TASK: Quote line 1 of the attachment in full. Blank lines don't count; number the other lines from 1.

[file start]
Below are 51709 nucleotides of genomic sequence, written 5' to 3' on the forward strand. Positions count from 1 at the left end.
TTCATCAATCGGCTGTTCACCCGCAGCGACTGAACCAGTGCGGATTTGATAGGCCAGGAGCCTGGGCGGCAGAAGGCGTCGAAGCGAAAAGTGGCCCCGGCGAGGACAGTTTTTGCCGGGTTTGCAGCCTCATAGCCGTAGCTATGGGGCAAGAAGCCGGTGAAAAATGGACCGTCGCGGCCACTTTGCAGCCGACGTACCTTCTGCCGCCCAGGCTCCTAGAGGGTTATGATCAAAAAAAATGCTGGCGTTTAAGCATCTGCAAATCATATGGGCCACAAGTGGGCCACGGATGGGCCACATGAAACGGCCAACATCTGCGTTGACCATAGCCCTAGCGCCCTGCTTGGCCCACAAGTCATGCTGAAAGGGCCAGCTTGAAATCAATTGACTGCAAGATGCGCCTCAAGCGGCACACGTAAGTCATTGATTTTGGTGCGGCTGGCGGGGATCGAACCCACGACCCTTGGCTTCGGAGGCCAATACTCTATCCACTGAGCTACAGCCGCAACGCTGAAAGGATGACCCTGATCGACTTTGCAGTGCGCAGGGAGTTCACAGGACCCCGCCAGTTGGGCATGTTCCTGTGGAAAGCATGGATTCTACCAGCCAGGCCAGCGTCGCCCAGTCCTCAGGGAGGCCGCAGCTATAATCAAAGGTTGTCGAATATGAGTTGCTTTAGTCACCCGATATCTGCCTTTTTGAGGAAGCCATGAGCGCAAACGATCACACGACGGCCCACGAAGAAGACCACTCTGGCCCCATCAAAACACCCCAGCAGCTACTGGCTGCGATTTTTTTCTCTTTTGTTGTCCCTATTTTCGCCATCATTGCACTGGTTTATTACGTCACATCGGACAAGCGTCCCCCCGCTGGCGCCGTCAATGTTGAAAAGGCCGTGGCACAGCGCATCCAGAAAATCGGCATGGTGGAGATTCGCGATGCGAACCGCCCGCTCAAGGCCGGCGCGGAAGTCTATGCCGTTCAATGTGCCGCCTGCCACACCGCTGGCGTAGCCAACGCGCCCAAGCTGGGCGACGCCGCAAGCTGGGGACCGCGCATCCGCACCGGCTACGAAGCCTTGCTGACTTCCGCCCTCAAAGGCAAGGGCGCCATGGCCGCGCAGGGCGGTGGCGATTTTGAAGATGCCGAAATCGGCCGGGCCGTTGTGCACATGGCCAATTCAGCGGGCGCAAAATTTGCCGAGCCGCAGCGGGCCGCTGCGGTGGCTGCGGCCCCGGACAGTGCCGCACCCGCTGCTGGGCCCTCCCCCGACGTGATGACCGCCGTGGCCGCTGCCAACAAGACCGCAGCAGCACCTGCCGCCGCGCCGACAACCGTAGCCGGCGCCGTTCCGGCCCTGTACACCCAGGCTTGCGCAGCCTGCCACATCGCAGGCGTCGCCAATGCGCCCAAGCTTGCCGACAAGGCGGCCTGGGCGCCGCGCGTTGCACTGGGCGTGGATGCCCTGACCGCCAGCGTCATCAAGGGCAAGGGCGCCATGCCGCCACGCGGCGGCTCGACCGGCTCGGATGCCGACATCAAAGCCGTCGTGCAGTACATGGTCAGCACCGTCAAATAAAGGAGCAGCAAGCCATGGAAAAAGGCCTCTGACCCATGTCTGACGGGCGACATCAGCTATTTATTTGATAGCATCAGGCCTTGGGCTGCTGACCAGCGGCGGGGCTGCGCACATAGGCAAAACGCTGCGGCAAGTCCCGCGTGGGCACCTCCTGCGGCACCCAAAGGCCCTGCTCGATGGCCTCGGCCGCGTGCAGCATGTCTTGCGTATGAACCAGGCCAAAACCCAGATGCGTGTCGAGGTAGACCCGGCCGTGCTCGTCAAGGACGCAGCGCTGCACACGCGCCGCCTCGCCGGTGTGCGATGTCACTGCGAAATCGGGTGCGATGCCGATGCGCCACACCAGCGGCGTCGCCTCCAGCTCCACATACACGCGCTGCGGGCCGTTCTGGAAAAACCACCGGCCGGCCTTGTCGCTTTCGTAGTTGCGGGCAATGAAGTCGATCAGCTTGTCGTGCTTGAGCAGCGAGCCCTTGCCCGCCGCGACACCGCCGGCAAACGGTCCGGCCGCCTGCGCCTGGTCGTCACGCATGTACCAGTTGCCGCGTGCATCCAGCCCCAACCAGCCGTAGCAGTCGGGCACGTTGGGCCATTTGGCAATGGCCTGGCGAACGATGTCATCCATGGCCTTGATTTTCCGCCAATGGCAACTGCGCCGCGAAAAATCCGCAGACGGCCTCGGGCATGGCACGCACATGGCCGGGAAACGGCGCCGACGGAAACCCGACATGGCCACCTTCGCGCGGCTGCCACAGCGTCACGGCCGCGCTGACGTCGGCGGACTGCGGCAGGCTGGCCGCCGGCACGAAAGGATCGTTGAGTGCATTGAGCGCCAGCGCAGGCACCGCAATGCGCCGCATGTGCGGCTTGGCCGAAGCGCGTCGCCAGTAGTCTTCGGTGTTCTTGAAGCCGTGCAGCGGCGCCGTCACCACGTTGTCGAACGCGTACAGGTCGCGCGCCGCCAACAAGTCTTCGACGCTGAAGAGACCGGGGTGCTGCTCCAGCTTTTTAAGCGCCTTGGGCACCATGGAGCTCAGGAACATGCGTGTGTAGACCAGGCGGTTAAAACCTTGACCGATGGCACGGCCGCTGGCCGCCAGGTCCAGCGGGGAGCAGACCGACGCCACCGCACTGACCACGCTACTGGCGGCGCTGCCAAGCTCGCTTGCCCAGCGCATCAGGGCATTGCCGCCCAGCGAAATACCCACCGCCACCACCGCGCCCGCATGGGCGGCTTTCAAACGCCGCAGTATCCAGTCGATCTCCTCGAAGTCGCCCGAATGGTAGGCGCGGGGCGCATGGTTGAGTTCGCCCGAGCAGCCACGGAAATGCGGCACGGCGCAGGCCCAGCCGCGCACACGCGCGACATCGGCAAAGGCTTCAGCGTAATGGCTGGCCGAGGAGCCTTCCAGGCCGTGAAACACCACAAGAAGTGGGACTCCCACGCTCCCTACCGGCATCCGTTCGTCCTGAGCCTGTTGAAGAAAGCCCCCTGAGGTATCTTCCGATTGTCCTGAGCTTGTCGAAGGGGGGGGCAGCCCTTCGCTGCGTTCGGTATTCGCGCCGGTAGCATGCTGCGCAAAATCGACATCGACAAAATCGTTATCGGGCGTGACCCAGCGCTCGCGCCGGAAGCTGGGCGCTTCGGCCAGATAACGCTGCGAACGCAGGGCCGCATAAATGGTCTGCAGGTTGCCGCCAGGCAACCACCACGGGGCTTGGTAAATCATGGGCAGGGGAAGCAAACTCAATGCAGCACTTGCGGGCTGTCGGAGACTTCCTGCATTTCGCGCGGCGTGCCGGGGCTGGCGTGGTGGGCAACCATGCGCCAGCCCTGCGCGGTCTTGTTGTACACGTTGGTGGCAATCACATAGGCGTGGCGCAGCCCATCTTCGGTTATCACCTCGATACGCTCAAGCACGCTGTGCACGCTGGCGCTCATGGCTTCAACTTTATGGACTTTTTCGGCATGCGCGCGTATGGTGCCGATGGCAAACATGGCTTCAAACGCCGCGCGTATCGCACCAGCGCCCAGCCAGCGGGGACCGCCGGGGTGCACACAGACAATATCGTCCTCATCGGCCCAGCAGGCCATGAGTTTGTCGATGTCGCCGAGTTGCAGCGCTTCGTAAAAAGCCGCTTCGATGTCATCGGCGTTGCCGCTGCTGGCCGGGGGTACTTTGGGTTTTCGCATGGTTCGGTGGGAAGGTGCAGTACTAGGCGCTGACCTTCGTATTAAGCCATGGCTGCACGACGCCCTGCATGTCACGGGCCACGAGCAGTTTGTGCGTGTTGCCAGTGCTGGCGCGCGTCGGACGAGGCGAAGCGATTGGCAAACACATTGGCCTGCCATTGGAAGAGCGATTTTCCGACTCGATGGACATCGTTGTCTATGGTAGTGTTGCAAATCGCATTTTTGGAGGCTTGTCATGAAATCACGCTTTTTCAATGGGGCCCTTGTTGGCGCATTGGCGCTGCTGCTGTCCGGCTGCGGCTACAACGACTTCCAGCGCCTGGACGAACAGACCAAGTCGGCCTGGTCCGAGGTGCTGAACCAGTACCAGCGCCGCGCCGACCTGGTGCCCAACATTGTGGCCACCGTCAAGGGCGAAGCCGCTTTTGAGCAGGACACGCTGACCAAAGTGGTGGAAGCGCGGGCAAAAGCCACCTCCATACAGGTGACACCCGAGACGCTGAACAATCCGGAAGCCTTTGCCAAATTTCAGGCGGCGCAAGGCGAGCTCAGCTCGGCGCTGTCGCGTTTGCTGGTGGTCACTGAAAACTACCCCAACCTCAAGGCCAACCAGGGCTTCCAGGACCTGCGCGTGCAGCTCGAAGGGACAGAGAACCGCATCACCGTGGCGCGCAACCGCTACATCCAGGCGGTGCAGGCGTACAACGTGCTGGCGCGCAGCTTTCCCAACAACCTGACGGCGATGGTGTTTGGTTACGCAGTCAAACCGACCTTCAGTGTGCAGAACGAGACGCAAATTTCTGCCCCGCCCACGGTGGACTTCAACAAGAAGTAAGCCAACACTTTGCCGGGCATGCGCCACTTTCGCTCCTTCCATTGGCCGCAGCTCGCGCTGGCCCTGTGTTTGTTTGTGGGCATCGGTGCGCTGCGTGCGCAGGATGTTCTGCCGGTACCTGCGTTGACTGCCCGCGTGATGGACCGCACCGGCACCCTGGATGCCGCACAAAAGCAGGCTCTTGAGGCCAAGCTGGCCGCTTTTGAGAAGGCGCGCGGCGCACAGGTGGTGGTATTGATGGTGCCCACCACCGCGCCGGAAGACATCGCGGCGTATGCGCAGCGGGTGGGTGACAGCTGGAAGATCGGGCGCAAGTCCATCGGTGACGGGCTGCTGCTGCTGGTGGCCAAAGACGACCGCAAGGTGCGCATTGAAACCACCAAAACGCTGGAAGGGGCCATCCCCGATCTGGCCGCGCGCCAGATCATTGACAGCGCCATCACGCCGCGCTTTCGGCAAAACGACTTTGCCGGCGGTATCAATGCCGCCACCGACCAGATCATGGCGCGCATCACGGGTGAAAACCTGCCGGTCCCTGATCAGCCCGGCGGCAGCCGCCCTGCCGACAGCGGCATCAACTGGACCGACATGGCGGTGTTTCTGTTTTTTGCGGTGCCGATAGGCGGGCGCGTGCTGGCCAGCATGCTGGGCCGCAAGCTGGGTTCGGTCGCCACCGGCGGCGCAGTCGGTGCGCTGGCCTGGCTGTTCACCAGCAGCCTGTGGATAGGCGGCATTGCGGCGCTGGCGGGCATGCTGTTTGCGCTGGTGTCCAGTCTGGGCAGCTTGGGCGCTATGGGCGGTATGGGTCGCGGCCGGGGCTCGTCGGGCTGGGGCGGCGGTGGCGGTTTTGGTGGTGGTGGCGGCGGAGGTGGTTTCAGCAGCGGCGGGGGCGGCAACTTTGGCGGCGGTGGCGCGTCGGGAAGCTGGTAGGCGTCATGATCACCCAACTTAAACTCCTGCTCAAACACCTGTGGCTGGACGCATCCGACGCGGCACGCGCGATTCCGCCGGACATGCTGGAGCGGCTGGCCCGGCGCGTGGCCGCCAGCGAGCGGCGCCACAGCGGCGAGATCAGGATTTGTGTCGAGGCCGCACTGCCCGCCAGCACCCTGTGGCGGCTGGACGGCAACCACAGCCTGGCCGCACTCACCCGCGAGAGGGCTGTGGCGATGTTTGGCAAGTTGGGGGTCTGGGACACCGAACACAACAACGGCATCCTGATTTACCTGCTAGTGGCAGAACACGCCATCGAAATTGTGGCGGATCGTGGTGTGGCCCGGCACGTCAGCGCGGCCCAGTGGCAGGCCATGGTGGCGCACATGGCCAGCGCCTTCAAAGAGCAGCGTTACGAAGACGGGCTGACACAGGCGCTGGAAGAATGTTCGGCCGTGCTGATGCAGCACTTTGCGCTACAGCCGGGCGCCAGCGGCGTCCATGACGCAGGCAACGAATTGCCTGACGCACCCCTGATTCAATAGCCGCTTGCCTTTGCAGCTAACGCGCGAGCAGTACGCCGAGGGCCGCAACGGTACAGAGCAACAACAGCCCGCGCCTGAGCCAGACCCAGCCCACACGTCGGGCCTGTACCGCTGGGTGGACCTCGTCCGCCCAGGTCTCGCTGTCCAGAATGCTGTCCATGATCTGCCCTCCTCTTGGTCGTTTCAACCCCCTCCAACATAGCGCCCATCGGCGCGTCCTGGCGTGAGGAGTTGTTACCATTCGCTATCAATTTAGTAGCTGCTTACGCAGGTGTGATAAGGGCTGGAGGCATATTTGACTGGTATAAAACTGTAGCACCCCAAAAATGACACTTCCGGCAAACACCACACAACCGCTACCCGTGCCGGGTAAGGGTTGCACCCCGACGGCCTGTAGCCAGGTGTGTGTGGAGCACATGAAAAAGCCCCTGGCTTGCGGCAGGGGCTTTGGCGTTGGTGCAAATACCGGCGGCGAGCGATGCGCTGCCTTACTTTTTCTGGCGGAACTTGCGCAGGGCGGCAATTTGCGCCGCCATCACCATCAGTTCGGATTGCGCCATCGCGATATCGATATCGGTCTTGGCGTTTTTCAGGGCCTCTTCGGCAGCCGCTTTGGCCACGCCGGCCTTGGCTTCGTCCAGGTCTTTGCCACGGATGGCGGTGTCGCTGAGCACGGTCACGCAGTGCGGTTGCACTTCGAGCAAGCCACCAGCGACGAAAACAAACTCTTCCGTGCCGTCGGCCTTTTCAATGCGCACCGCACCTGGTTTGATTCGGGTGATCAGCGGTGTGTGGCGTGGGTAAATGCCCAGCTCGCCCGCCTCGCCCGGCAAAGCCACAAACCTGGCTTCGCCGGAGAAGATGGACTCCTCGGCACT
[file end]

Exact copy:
Below are 51709 nucleotides of genomic sequence, written 5' to 3' on the forward strand. Positions count from 1 at the left end.